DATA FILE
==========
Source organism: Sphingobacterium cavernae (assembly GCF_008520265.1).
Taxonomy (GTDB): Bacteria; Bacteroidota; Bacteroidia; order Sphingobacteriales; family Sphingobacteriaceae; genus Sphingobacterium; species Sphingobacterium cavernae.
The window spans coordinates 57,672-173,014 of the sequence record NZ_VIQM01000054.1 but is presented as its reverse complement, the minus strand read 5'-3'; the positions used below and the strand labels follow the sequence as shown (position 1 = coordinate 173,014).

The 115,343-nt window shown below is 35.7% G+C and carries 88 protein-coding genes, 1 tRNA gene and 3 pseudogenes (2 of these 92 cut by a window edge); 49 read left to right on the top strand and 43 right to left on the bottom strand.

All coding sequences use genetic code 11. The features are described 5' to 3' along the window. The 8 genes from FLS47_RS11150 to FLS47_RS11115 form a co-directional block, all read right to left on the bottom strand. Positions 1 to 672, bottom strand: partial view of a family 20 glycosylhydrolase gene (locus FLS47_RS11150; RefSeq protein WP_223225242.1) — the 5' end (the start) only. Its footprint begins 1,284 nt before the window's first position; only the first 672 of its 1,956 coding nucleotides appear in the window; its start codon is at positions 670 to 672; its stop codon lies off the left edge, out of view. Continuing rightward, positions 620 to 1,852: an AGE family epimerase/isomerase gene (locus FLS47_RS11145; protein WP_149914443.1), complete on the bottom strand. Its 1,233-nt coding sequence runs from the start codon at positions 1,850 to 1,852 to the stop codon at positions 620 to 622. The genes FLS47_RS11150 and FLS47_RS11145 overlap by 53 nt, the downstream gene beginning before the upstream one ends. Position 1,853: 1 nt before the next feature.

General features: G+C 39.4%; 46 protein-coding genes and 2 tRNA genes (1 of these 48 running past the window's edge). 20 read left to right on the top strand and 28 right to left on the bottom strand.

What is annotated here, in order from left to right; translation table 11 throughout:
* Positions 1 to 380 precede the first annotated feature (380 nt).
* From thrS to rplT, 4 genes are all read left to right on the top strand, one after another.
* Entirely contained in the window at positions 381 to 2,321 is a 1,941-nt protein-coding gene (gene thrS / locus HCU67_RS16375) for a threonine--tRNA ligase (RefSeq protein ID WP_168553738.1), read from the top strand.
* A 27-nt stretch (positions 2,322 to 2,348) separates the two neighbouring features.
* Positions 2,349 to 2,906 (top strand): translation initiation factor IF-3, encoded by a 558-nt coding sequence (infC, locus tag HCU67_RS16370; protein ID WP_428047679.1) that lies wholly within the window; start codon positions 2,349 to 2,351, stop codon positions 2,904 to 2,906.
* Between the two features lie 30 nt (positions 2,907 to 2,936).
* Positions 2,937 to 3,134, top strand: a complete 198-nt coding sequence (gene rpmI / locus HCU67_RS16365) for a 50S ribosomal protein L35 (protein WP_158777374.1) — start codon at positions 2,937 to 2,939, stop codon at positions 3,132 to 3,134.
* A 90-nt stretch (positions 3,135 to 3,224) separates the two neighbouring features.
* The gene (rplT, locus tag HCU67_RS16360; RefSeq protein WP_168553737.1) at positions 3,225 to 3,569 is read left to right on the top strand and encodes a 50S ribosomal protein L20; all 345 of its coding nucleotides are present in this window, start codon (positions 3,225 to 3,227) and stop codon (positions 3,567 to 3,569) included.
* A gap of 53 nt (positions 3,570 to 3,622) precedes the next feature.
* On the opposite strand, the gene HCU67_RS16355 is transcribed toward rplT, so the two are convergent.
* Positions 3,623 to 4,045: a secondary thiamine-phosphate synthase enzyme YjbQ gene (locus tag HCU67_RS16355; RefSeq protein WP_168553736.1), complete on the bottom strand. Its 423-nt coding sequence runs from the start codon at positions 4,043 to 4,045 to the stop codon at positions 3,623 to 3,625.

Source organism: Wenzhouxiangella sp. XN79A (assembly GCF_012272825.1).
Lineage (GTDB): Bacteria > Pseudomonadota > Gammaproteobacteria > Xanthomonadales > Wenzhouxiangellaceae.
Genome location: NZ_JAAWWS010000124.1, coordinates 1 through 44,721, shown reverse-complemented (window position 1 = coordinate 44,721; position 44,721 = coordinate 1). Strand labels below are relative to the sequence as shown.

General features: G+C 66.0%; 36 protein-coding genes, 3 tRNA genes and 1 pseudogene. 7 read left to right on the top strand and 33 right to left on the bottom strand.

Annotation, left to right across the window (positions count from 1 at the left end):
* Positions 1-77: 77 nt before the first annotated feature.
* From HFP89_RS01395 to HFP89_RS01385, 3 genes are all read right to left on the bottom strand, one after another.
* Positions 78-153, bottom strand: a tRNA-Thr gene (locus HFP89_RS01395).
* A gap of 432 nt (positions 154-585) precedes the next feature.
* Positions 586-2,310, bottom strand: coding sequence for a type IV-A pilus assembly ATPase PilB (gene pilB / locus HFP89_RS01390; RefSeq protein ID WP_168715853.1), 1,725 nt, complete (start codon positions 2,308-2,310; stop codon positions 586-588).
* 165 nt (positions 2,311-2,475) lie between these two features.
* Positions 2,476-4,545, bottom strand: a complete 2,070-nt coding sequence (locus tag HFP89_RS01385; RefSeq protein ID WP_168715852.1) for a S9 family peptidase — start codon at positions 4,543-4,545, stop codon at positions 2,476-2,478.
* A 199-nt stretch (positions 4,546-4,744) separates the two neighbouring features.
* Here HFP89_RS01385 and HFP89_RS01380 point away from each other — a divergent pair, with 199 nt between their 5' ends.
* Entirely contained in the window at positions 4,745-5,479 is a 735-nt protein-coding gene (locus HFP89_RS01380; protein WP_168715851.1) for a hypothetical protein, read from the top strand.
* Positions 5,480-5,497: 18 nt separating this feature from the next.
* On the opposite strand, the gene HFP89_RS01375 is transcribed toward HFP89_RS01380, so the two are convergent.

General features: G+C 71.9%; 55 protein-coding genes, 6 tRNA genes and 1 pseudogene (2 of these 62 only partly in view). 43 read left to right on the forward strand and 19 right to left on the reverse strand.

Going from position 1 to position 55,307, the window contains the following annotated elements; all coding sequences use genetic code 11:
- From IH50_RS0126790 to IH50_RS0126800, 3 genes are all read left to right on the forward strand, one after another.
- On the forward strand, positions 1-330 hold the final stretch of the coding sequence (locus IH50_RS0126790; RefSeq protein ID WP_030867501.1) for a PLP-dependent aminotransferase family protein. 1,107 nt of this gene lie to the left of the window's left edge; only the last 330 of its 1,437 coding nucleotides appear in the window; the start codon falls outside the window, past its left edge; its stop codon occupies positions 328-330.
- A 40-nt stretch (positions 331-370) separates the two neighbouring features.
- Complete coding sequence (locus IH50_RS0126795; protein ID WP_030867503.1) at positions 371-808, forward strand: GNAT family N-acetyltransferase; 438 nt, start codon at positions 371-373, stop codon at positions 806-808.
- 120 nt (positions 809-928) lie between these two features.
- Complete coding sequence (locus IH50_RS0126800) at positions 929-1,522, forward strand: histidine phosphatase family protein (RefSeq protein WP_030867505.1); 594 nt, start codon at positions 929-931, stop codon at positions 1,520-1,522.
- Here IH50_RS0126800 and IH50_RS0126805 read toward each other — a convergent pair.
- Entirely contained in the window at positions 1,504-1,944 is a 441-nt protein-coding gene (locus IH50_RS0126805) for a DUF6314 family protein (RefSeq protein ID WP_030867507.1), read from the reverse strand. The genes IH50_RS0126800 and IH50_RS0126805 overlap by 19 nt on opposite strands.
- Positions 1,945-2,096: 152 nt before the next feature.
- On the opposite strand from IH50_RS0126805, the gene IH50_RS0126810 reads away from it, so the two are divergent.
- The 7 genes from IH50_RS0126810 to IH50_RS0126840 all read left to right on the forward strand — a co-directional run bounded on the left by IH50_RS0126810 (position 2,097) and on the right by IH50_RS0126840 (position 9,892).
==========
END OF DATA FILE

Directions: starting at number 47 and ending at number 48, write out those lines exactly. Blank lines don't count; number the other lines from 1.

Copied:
- Positions 1,945-2,096: 152 nt before the next feature.
- On the opposite strand from IH50_RS0126805, the gene IH50_RS0126810 reads away from it, so the two are divergent.